Authors: Andrea Randall
“Jesus,” I grumbled, slight panic rising in my chest. “Are you having a nervous breakdown now? People don’t usually come here for the breakdown. It’s usually to prevent or recover from …”
Thankfully, my humor in tone and timing was enough to crack Brian’s tough exterior. He growled, folding his arms across the book and resting his head on top of them. “Why is life so hard?” he roared into the table.
I sank back in to the booth, a sober realization dawning on me. “It is, isn’t it …” I trailed off.
This is a problem.
“What?” Brian looked up, reaching across the table to put a warm hand on my flour-covered arm.
I shook my head. “Nothing. And,
, I’m not trying to fish for anything … to make it about me. It’s … nothing.”
“That was a dick thing for me to say. We all pull that shit sometimes, and it wasn’t fair for me to take my bullshit out on you.”
I swallowed hard. “Be honest with me?”
He nodded. “Overly so, most of the time. Shoot.”
“Is Regan just freaking about trying to have a baby?” The words came out in a near-whisper, as if I was more afraid of the question than the answer. Because asking it revealed more about me than Regan.
Because I was freaking out.
Brian’s eyes bugged out. “A
Regan and I had said we weren’t going to broadcast our journey to family-hood because we’d seen struggles and heartbreak in friends of ours, and we wanted to protect ourselves from the expectations of others, since we certainly couldn’t help ourselves with ours. But, I guess I’d just screwed that up a little.
“G?” he questioned, a broad grin lighting up his entire face. “Seriously?”
I shrugged. Nodded. “But he’s worried about me now … he doesn’t think I can handle it.”
Brian shook his head. “He was worried about you resenting him, Georgia. That’s what that was about. Not what he said, but what he meant. I know these things.”
“I wouldn’t resent him. Not ever. And for what?”
Brian took a long deep sigh and I knew the totality of the truth was upon us. “He didn’t tell me you guys were starting a family. But he did say that he was worried that taking on this tour was going to signal to you that work was more important than anything else. And that’s not what it is. He was concerned you guys would … you know …”
“End up like you and Randy?” Brian had clearly told Regan of his situation.
Brian nodded. “Yeah.”
“But this is part of his work. Just like weddings and shit are a part of mine. He doesn’t resent the month of June,” I said of the busiest wedding month of the year.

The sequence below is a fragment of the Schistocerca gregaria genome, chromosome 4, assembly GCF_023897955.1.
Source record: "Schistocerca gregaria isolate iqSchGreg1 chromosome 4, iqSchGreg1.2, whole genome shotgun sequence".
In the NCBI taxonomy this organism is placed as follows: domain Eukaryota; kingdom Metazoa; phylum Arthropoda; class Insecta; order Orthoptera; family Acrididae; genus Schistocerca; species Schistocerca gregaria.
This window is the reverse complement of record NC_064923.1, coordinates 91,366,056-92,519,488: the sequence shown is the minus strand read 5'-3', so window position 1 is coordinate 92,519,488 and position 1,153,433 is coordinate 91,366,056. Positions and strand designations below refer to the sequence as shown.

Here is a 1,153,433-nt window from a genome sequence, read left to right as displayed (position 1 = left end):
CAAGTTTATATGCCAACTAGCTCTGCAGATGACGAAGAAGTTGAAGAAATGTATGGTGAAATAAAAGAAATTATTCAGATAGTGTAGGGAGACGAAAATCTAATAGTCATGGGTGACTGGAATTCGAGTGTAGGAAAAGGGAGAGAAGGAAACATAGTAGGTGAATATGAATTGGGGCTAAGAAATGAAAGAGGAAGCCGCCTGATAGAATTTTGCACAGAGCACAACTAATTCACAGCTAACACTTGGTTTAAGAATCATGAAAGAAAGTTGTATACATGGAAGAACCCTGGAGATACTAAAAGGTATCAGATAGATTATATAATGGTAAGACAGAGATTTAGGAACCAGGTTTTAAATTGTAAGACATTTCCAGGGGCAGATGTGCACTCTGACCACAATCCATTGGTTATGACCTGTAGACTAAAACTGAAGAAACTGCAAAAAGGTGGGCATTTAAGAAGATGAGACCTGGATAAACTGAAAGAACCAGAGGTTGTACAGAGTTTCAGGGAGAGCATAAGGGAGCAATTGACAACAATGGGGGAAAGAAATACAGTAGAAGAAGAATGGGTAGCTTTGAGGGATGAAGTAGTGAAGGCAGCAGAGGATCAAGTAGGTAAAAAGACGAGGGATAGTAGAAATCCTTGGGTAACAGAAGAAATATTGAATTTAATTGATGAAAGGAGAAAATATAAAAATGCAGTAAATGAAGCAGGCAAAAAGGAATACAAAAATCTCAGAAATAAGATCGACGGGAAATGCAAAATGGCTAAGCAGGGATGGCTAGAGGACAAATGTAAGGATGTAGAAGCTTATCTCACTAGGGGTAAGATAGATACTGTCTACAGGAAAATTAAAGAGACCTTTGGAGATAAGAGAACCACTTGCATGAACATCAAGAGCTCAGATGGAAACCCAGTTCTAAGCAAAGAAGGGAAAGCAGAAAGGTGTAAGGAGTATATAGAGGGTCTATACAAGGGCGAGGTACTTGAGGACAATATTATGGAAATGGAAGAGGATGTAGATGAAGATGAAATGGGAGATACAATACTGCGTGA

“Now I have more information about his statement, what with this whole baby business. I know guys pretty well,” he said with a chuckle. “And if Regan is the kind of guy I think he is, I bet he’s worried about you taking this tour as a sign that he’s not on board with starting a family. It certainly makes more sense in that context.”
I threw up my hands, rocking my head back against the booth. “Well isn’t this all just assumptions and hurt feelings over nothing! Ugh.”
“Pack your bags,” Brian said calmly. “And get your ass to Oregon, show your man a fine time, and
. If you can do that now …” he trailed off as an obvious warning.
Leaning forward, I look him directly in the eye. “You do the same. Let your manager run the show for a night and go woo your husband back.”
He laughed. “You know, we never had these problems until we actually got married. I’m starting to wonder what the whole Prop-eight fuss was about,” he joked about his constitutional right to wedded bliss.
“It’s all a scam,” I joked back. “But, seriously … fight for him. Everyone needs to be fought for once in a while.”
I had to swallow a huge lump in my throat after I said it, remembering the tireless way Regan fought for me—for us—when I wanted nothing to do with him or anyone else. At least that was the lie I had been living in before he blew into town and taught me I was worth it all—fighting for, loving others, and being loved. That last one was the hardest, and one that I battled daily.
Brian held up the binder. “Can I take this to pore over while you’re away? Is there another one here in the store?”
I nodded, waving my hand. “Keep it. I expect you to be a frequent customer.”
He stood from the booth, kissing me on top of the head before he headed for the door. “Get that fiddler of yours, Georgia. Before we try to woo him to our side. He’d make a great addition to our team.”
I flipped him off, only causing him to blow me a kiss. And, as soon as he left, I locked up the bakery—closing it early for the first time since the doors of Sweet Forty-Two first opened— and packed my things for Oregon.